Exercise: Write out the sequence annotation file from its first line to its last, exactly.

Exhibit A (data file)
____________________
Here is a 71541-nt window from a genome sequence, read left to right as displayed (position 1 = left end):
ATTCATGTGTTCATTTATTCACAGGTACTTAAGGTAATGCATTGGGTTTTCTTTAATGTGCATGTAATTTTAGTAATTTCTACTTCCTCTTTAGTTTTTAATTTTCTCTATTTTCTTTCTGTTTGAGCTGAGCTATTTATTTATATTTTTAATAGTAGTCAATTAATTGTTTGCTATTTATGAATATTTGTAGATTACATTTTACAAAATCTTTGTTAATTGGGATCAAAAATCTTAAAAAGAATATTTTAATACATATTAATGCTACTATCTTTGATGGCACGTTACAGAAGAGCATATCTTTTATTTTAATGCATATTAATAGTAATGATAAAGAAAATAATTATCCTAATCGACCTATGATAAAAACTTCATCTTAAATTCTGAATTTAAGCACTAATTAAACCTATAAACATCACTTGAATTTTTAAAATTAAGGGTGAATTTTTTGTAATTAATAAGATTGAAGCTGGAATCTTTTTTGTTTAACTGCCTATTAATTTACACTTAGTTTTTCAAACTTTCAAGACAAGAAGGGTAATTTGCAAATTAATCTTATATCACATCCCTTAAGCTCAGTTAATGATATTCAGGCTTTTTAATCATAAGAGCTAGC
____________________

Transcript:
Here is a 71541-nt window from a genome sequence, read left to right as displayed (position 1 = left end):
ATTCATGTGTTCATTTATTCACAGGTACTTAAGGTAATGCATTGGGTTTTCTTTAATGTGCATGTAATTTTAGTAATTTCTACTTCCTCTTTAGTTTTTAATTTTCTCTATTTTCTTTCTGTTTGAGCTGAGCTATTTATTTATATTTTTAATAGTAGTCAATTAATTGTTTGCTATTTATGAATATTTGTAGATTACATTTTACAAAATCTTTGTTAATTGGGATCAAAAATCTTAAAAAGAATATTTTAATACATATTAATGCTACTATCTTTGATGGCACGTTACAGAAGAGCATATCTTTTATTTTAATGCATATTAATAGTAATGATAAAGAAAATAATTATCCTAATCGACCTATGATAAAAACTTCATCTTAAATTCTGAATTTAAGCACTAATTAAACCTATAAACATCACTTGAATTTTTAAAATTAAGGGTGAATTTTTTGTAATTAATAAGATTGAAGCTGGAATCTTTTTTGTTTAACTGCCTATTAATTTACACTTAGTTTTTCAAACTTTCAAGACAAGAAGGGTAATTTGCAAATTAATCTTATATCACATCCCTTAAGCTCAGTTAATGATATTCAGGCTTTTTAATCATAAGAGCTAGC